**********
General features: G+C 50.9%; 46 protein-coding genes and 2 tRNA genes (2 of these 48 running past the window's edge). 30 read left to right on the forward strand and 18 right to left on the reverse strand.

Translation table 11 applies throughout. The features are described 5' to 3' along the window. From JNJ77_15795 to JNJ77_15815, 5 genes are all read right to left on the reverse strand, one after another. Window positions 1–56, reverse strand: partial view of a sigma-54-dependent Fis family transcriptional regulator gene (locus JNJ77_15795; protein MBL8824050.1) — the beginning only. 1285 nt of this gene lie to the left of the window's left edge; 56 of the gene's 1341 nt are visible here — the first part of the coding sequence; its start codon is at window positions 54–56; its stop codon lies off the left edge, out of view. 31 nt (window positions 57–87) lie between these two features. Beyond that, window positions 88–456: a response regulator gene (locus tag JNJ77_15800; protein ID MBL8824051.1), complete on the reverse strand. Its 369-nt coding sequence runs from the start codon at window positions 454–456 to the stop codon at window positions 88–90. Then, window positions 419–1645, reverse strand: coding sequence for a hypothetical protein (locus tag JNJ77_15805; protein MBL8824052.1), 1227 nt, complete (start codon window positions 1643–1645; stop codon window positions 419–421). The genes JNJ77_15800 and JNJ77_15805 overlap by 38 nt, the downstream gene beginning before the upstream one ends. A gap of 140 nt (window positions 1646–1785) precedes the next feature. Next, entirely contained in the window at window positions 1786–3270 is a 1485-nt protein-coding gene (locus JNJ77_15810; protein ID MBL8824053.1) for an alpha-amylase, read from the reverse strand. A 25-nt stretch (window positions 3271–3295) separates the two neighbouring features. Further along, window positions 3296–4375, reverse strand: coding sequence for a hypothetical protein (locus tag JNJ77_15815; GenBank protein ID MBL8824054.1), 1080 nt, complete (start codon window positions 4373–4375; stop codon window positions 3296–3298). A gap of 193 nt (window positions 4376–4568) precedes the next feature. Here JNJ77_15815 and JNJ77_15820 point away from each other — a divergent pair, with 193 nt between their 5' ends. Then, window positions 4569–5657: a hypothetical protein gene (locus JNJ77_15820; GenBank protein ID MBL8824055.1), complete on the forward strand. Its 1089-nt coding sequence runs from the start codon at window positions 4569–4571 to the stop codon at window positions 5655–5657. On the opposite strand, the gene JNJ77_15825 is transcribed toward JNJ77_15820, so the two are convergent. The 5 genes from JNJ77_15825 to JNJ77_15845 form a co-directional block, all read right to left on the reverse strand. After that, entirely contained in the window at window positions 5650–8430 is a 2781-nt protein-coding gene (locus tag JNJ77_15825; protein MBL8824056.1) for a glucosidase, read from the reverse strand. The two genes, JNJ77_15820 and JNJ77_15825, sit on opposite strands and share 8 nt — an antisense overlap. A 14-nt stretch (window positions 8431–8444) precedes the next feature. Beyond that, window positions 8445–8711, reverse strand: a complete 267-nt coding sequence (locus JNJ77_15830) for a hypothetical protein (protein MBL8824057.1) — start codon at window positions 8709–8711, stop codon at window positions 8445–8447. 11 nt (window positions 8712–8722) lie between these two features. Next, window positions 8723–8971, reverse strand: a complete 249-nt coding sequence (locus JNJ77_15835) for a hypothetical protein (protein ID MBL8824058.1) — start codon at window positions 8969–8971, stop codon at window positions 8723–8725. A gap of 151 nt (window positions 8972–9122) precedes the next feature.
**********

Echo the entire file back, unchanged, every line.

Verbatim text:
General features: G+C 50.9%; 46 protein-coding genes and 2 tRNA genes (2 of these 48 running past the window's edge). 30 read left to right on the forward strand and 18 right to left on the reverse strand.

Translation table 11 applies throughout. The features are described 5' to 3' along the window. From JNJ77_15795 to JNJ77_15815, 5 genes are all read right to left on the reverse strand, one after another. Window positions 1–56, reverse strand: partial view of a sigma-54-dependent Fis family transcriptional regulator gene (locus JNJ77_15795; protein MBL8824050.1) — the beginning only. 1285 nt of this gene lie to the left of the window's left edge; 56 of the gene's 1341 nt are visible here — the first part of the coding sequence; its start codon is at window positions 54–56; its stop codon lies off the left edge, out of view. 31 nt (window positions 57–87) lie between these two features. Beyond that, window positions 88–456: a response regulator gene (locus tag JNJ77_15800; protein ID MBL8824051.1), complete on the reverse strand. Its 369-nt coding sequence runs from the start codon at window positions 454–456 to the stop codon at window positions 88–90. Then, window positions 419–1645, reverse strand: coding sequence for a hypothetical protein (locus tag JNJ77_15805; protein MBL8824052.1), 1227 nt, complete (start codon window positions 1643–1645; stop codon window positions 419–421). The genes JNJ77_15800 and JNJ77_15805 overlap by 38 nt, the downstream gene beginning before the upstream one ends. A gap of 140 nt (window positions 1646–1785) precedes the next feature. Next, entirely contained in the window at window positions 1786–3270 is a 1485-nt protein-coding gene (locus JNJ77_15810; protein ID MBL8824053.1) for an alpha-amylase, read from the reverse strand. A 25-nt stretch (window positions 3271–3295) separates the two neighbouring features. Further along, window positions 3296–4375, reverse strand: coding sequence for a hypothetical protein (locus tag JNJ77_15815; GenBank protein ID MBL8824054.1), 1080 nt, complete (start codon window positions 4373–4375; stop codon window positions 3296–3298). A gap of 193 nt (window positions 4376–4568) precedes the next feature. Here JNJ77_15815 and JNJ77_15820 point away from each other — a divergent pair, with 193 nt between their 5' ends. Then, window positions 4569–5657: a hypothetical protein gene (locus JNJ77_15820; GenBank protein ID MBL8824055.1), complete on the forward strand. Its 1089-nt coding sequence runs from the start codon at window positions 4569–4571 to the stop codon at window positions 5655–5657. On the opposite strand, the gene JNJ77_15825 is transcribed toward JNJ77_15820, so the two are convergent. The 5 genes from JNJ77_15825 to JNJ77_15845 form a co-directional block, all read right to left on the reverse strand. After that, entirely contained in the window at window positions 5650–8430 is a 2781-nt protein-coding gene (locus tag JNJ77_15825; protein MBL8824056.1) for a glucosidase, read from the reverse strand. The two genes, JNJ77_15820 and JNJ77_15825, sit on opposite strands and share 8 nt — an antisense overlap. A 14-nt stretch (window positions 8431–8444) precedes the next feature. Beyond that, window positions 8445–8711, reverse strand: a complete 267-nt coding sequence (locus JNJ77_15830) for a hypothetical protein (protein MBL8824057.1) — start codon at window positions 8709–8711, stop codon at window positions 8445–8447. 11 nt (window positions 8712–8722) lie between these two features. Next, window positions 8723–8971, reverse strand: a complete 249-nt coding sequence (locus JNJ77_15835) for a hypothetical protein (protein ID MBL8824058.1) — start codon at window positions 8969–8971, stop codon at window positions 8723–8725. A gap of 151 nt (window positions 8972–9122) precedes the next feature.